Washington Supreme Court Muddies Economic Loss Rule

The Washington Supreme Court recently issued two decisions that inject substantial uncertainty into how courts interpret contractual obligations-and duties that may arise outside of the boundaries of a contract.

In light of these new Washington cases, we suggest that product sellers and service providers review their contracts and consider (a) whether the contracts should disclaim all liability arising out of any tort (including negligence) and (b) whether the contracts should limit all remedies available under any theory of recovery, whether based on contract, warranty, tort (including negligence, strict liability, or otherwise), or statute. No matter where a company is doing business, clear contractual limitations may help protect against unexpected claims and reduce costs for sellers and buyers alike.

The two cases concern what is commonly known as the “economic loss rule” or “economic loss doctrine.” Most jurisdictions recognize some form of the economic loss rule. Different courts define the rule in different ways. But in general the rule is that a party in a contractual relationship with another party does not have a tort claim for its economic losses-that is, losses that reflect what the disappointed party hoped to obtain through contract.

For example, if a person buys a product that fails to function properly, the economic loss rule will generally limit the buyer’s remedies to contractual remedies. The buyer (or a third party) can assert a tort claim if the product causes personal injury or damage to other property (or, in Washington, fails in some dangerous way). In general, though, the buyer will not have a tort claim simply because the product doesn’t function properly.

On November 4, the Washington Supreme Court issued opinions in Affiliated FM Insurance Co. v. LTK Consulting Servs., Inc., No. 82738-9, and Eastwood v. Horse Harbor Foundation, No. 81977-7. Each case resulted in three opinions, with no one opinion garnering enough votes to count as a majority opinion. Because of this splintering, it is hard to tell what will become of the economic loss rule in Washington state. But three things are clear: (a) the economic loss rule will now be known as the “independent duty rule”; (b) the courts will have to decide, on a case-by-case basis, whether the seller or service provider owed an “independent duty,” beyond its contractual duties, to the plaintiff; and (c) there will be a great deal of litigation before parties, attorneys, and the courts will have some clear understanding of the new regime.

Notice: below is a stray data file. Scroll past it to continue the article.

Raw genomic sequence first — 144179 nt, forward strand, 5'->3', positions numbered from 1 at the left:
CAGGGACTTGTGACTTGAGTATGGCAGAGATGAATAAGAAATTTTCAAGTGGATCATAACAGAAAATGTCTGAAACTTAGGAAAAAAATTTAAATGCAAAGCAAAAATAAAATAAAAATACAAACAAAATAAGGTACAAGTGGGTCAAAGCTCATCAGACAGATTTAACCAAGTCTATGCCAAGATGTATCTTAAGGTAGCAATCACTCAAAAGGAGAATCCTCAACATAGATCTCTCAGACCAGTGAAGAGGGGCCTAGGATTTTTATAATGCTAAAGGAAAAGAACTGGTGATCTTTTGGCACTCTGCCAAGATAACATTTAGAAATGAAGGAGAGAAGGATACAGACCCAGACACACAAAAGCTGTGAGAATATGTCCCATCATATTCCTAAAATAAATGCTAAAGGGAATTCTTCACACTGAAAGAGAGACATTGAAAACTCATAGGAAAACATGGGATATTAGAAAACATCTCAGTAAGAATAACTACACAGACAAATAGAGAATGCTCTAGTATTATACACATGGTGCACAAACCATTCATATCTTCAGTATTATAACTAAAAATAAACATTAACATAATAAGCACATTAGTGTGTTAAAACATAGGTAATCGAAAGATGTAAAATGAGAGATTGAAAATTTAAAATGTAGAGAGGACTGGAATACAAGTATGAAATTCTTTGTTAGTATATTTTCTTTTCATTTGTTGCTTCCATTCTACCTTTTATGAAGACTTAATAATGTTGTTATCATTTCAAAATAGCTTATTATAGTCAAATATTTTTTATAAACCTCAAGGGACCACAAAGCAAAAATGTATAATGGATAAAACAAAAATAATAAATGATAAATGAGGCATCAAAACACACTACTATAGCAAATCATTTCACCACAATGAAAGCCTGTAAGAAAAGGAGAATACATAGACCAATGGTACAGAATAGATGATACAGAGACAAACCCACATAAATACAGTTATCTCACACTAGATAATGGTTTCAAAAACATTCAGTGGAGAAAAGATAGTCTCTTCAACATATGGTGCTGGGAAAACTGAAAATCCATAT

Despite the uncertainty created by these new opinions, the court did allow the possibility for parties to protect themselves through contract. In Eastwood, the court stated (in dicta) that it was not “disturb[ing] ‘[t]he general rule . . . that a party to a contract can limit liability for damages resulting from negligence.'” (Slip op. at 17 n.3) (citing American Nursery Prods., Inc. v. Indian Wells Orchards, 115 Wn.2d 217, 230, 797 P.2d 477 (1990)).

To confront the uncertain dimensions of the “independent duty” rule, product sellers and service providers should consider reviewing their standard contract terms and conditions to determine whether they are adequately protected against tort claims connected with those contracts.

Please let us know if you have any questions about these new developments.

As an established law firm with a diversity of clients and practice areas, we have the breadth of industry knowledge and legal experience to handle any case and take on any opponent. The Riddell Williams Litigation Group litigates zealously for our clients whether they are large corporations or smaller private companies.

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